you say (outliers?!?) seems to make little sense, and your statistical knowledge seems minimal. Perhaps more to the point, none of your questions can be properly answered without subject matter context, which this list is not designed to provide. That's why I believe you need local expertise. Bert Gunter "The trouble with having an open mind is that people keep coming along and sticking things into it." -- Opus (aka Berkeley Breathed in his "Bloom County" comic strip ) On Fri, Oct 9, 2020 at 8:25 AM Ana Marija <[hidden email]> wrote: > Hi Abby, > > thank you for getting back to me and for this useful information. > > I'm trying to detect the outliers in my distribution based of mean and > variance. Can I see that from the plot I provided? Would outliers be > outside of ellipses? If so how do I extract those from my data frame, > based on which parameter? > > So I am trying to connect outliers based on what the plot is showing: > s <- ggplot(SNP, mapping = aes(x = mean, y = var)) > s <- s + geom_density_2d() + geom_point() + my.theme + ggtitle("SNPs") > > versus what is in the data: > > > head(SNP) > mean var sd > FQC.10090295 0.0327 0.002678 0.0517 > FQC.10119363 0.0220 0.000978 0.0313 > FQC.10132112 0.0275 0.002088 0.0457 > FQC.10201128 0.0169 0.000289 0.0170 > FQC.10208432 0.0443 0.004081 0.0639 > FQC.10218466 0.0116 0.000131 0.0115 > ... > > the distribution is not normal, it is right-skewed. > > Cheers, > Ana > > On Fri, Oct 9, 2020 at 2:13 AM Abby Spurdle <[hidden email]> wrote: > > > > > My understanding is that this represents bivariate normal > > > approximation of the data which uses the kernel density function to > > > test for inclusion within a level set. (please correct me) > > > > You can fit a bivariate normal distribution by computing five parameters. > > Two means, two standard deviations (or two variances) and one > > correlation (or covariance) coefficient. > > The bivariate normal *has* elliptical contours. > > > > A kernel density estimate is usually regarded as an estimate of an > > unknown density function. > > Often they use a normal (or Gaussian) kernel, but I wouldn't describe > > them as normal approximations. > > In general, bivariate kernel density estimates do *not* have > > elliptical contours. > > But in saying that, if the data is close to normality, then contours > > will be close to elliptical. > > > > Kernel density estimates do not test for inclusion, as such. > > (But technically, there are some exceptions to that). > > > > I'm not sure what you're trying to achieve here. > > ______________________________________________ > [hidden email] mailing list -- To UNSUBSCRIBE and more, see > https://stat.ethz.ch/mailman/listinfo/r-help > PLEASE do read the posting guide > http://www.R-project.org/posting-guide.html > and provide commented, minimal, self-contained, reproducible code. > [[alternative HTML version deleted]] ______________________________________________ [hidden email] mailing list -- To UNSUBSCRIBE and more, see https://stat.ethz.ch/mailman/listinfo/r-help PLEASE do read the posting guide http://www.R-project.org/posting-guide.html and provide commented, minimal, self-contained, reproducible code. |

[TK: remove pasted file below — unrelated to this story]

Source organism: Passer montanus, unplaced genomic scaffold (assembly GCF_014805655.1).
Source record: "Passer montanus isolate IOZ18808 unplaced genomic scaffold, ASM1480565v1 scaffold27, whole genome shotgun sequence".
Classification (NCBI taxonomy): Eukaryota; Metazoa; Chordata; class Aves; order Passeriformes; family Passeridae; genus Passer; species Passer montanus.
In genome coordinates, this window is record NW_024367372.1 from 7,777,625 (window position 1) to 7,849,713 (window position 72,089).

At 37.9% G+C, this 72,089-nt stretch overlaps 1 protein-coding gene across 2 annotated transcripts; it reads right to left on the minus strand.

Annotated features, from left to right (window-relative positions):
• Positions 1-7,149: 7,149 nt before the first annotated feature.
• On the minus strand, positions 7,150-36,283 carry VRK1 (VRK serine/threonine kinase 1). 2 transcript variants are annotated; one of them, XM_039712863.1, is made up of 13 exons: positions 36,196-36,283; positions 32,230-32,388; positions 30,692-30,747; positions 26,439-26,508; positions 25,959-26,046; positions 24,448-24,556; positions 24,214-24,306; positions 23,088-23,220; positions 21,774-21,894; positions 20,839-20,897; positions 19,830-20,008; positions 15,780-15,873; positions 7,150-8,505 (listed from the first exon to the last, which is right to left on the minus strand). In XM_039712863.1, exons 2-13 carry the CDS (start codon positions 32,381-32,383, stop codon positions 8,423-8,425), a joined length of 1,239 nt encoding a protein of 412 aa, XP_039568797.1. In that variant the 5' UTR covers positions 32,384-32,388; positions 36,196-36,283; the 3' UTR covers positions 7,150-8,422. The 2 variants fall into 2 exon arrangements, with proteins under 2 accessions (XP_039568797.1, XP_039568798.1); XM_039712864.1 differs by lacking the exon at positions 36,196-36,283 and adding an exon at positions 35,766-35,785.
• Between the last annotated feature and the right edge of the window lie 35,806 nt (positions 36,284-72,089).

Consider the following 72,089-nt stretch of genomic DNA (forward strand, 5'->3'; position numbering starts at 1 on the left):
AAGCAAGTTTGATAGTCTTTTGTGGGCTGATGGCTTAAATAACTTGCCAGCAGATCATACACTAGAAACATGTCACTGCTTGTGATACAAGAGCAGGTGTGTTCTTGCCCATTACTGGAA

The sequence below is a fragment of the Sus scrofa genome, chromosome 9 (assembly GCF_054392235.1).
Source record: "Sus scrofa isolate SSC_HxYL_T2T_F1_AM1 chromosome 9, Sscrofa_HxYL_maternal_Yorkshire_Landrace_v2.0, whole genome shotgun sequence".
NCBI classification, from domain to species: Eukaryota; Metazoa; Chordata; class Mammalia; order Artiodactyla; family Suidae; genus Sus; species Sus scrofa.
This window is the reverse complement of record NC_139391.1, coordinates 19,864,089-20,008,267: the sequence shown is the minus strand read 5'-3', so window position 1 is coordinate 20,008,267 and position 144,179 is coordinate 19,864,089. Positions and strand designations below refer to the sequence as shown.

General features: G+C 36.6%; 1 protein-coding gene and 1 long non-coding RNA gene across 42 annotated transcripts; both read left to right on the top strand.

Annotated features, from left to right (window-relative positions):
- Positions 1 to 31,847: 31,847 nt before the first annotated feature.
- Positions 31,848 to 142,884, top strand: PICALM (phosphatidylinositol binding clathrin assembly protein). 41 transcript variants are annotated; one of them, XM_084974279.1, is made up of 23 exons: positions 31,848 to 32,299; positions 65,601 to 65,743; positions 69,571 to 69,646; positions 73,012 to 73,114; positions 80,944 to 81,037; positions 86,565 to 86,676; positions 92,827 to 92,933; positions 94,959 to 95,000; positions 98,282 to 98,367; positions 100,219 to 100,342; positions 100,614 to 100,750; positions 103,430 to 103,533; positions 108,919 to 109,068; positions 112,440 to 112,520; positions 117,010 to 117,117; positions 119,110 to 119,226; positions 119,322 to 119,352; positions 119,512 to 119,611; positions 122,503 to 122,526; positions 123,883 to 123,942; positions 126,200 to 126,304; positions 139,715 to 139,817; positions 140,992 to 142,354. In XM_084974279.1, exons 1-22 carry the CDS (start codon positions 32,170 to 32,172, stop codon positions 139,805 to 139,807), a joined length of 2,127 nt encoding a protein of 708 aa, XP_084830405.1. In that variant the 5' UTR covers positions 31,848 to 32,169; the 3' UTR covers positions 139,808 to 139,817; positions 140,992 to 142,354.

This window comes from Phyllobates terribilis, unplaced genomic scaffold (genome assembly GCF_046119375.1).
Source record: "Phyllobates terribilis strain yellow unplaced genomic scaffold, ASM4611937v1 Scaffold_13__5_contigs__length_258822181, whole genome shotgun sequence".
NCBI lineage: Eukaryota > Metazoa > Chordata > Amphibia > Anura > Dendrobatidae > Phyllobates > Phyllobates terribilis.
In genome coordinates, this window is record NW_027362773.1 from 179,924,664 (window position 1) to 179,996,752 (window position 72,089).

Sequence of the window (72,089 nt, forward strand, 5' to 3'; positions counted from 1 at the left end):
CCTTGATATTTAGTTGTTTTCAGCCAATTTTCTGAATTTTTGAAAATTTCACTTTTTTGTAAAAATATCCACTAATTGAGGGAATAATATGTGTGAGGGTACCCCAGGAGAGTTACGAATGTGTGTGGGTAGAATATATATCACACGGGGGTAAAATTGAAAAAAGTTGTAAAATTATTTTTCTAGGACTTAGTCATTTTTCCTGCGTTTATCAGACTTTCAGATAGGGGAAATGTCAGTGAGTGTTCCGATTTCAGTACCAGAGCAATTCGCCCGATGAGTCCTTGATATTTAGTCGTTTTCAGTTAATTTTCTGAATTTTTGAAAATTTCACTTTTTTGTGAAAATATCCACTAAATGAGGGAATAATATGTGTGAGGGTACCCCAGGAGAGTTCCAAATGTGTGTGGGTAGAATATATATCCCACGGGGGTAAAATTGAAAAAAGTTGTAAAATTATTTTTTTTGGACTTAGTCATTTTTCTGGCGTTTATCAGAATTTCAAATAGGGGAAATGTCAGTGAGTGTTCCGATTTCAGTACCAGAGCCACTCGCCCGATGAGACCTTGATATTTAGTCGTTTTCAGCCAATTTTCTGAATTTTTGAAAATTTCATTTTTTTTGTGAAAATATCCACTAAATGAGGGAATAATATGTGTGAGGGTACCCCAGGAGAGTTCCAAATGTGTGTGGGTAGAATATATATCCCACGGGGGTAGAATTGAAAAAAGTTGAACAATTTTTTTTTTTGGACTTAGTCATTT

Hi Bert,